The Relaxation Response
Herbert Benson is a world-renowned medical doctor associated with Harvard University and Boston’s Beth Israel Hospital. In his book, The Relaxation Response, he presents well-documented evidence of the body-mind connection in controlling and preventing high blood pressure, which is a major risk factor in the development of atherosclerosis or hardening of the arteries. The following is a brief synopsis of his findings and instructions for learning the relaxation response.
Stress is a word that we are all too familiar with in todays fast past world. Studies have shown that life-changing events can be statistically calculated as to their impact on our stress levels. Death of a spouse, divorce, injury and even marriage are listed in the top seven. What has also been shown is that it is how people deal with stress that can determine its impact on their general health and well being.
The “fight or flight” response describes an adaptive physiological reaction to stress. It is the body’s way of reacting to a perceived threat. Part of this response includes the secretion of hormones that increase the blood pressure, heart rate and body metabolism. It is very useful in certain circumstances- such as running from a burning house. When this response is overused or becomes a chronic reaction, it can be very detrimental to one’s health.
The relaxation response can lead to a quieting of the same nervous system that produces the fight or flight response. There is conclusive evidence that hypertensive subjects can lower their B/P by regularly eliciting this response. It is based upon techniques that have existed in the context of religious teachings such as Christianity, Judaism, Buddhism and others, for many centuries. Its application can be widespread and therefore incorporated into both a secular and religious practice. There are four basic components necessary to bring forth the response:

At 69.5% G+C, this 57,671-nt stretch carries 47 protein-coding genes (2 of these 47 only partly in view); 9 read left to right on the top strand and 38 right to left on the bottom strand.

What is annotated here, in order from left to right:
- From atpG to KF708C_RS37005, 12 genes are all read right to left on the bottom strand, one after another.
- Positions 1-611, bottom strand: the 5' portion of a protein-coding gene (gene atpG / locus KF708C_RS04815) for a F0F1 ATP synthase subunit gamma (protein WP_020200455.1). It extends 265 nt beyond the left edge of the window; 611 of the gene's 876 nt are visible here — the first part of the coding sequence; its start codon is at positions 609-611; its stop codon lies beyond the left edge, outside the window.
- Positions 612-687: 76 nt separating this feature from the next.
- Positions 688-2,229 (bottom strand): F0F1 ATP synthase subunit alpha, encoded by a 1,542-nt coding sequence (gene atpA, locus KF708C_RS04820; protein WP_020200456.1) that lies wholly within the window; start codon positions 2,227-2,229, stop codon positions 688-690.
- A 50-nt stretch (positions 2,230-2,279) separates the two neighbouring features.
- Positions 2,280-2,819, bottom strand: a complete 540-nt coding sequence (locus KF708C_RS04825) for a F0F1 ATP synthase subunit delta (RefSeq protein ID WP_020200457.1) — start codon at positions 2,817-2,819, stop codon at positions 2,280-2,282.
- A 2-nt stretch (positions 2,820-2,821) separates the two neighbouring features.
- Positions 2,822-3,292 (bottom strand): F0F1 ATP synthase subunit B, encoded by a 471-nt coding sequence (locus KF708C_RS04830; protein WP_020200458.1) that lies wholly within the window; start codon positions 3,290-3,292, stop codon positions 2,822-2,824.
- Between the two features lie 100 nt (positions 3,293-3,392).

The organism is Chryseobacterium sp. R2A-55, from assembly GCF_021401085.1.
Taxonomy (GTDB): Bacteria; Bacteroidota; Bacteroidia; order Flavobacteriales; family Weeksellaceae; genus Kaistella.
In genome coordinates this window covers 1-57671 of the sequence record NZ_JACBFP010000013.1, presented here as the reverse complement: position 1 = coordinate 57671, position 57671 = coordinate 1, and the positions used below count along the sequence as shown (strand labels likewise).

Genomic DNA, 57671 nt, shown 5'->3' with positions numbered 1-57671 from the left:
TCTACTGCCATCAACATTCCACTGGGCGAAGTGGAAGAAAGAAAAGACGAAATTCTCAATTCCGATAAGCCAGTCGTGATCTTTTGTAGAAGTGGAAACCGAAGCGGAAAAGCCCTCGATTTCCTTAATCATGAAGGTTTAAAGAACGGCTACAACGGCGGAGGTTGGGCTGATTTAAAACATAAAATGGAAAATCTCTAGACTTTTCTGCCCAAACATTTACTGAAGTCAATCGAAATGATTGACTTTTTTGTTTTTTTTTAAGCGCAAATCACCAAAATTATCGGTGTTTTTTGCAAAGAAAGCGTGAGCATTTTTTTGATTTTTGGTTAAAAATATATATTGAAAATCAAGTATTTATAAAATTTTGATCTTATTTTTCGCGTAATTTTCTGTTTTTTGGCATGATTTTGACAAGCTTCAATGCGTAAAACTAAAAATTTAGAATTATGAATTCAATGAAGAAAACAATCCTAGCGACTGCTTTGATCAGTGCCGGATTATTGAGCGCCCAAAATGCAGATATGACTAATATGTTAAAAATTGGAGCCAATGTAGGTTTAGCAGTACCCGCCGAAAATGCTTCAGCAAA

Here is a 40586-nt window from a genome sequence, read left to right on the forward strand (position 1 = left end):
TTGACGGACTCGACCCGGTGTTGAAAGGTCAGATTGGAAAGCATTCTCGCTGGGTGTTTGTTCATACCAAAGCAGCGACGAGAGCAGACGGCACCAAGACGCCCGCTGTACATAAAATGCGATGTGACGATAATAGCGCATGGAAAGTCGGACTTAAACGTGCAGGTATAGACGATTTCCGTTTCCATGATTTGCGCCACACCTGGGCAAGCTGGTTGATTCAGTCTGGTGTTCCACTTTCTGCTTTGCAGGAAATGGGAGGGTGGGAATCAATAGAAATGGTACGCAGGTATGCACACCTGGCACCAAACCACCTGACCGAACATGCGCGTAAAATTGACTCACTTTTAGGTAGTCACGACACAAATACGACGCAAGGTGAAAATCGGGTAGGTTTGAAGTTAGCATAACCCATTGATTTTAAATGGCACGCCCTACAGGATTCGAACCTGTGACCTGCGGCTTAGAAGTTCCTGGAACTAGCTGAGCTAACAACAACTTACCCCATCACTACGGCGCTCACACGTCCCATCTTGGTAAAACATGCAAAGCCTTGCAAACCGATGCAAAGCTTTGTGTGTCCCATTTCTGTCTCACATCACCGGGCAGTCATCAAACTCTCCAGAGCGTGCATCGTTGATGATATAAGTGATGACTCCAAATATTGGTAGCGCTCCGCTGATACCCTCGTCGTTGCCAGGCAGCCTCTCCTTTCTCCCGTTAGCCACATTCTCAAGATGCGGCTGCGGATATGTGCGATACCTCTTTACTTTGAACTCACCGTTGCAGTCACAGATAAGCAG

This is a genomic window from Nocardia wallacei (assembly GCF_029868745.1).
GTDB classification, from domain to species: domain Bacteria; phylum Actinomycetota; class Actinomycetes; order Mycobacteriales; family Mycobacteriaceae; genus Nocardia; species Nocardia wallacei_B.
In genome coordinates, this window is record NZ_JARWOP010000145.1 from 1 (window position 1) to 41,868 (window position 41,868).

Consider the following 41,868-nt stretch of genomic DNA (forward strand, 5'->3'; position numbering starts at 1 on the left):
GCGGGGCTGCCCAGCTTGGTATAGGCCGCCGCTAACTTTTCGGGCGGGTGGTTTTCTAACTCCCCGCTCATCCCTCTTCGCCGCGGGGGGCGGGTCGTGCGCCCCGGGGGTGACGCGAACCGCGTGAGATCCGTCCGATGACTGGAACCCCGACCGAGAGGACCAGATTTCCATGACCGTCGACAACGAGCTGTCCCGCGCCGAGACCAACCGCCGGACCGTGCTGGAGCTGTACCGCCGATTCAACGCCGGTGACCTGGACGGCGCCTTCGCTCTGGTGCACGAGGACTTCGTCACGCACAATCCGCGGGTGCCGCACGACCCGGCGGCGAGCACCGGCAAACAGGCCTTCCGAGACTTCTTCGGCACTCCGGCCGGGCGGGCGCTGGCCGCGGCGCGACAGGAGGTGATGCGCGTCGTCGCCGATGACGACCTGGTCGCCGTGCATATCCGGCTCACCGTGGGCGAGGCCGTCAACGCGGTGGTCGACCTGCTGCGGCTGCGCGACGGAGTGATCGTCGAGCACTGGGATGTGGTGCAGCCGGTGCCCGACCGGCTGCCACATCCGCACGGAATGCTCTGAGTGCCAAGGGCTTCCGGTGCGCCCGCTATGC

4) Breathe through your nose. As you breathe, say the word “one”, or your own sound, word or phrase, silently to yourself. Breathe easily and naturally.
5) Continue for 10 to 20 minutes. You may open your eyes to check the time, but do not use an alarm. When you finish, sit quietly for several minutes, at first with your eyes closed and later with your eyes open. Do not stand for a few minutes.
6) Do not worry about whether you are successful in achieving a deep relaxation. Maintain a passive attitude and permit relaxation to occur at its own pace. When distracting thoughts occur, try to ignore them by not dwelling upon them and returning to repeating “one” or your sound, word or phrase. With practice, the response should come with little or no effort. Practice the technique once or twice daily, but not within two hours after a meal, since the digestive processes seem to interfere with the elicitation of the relaxation response.
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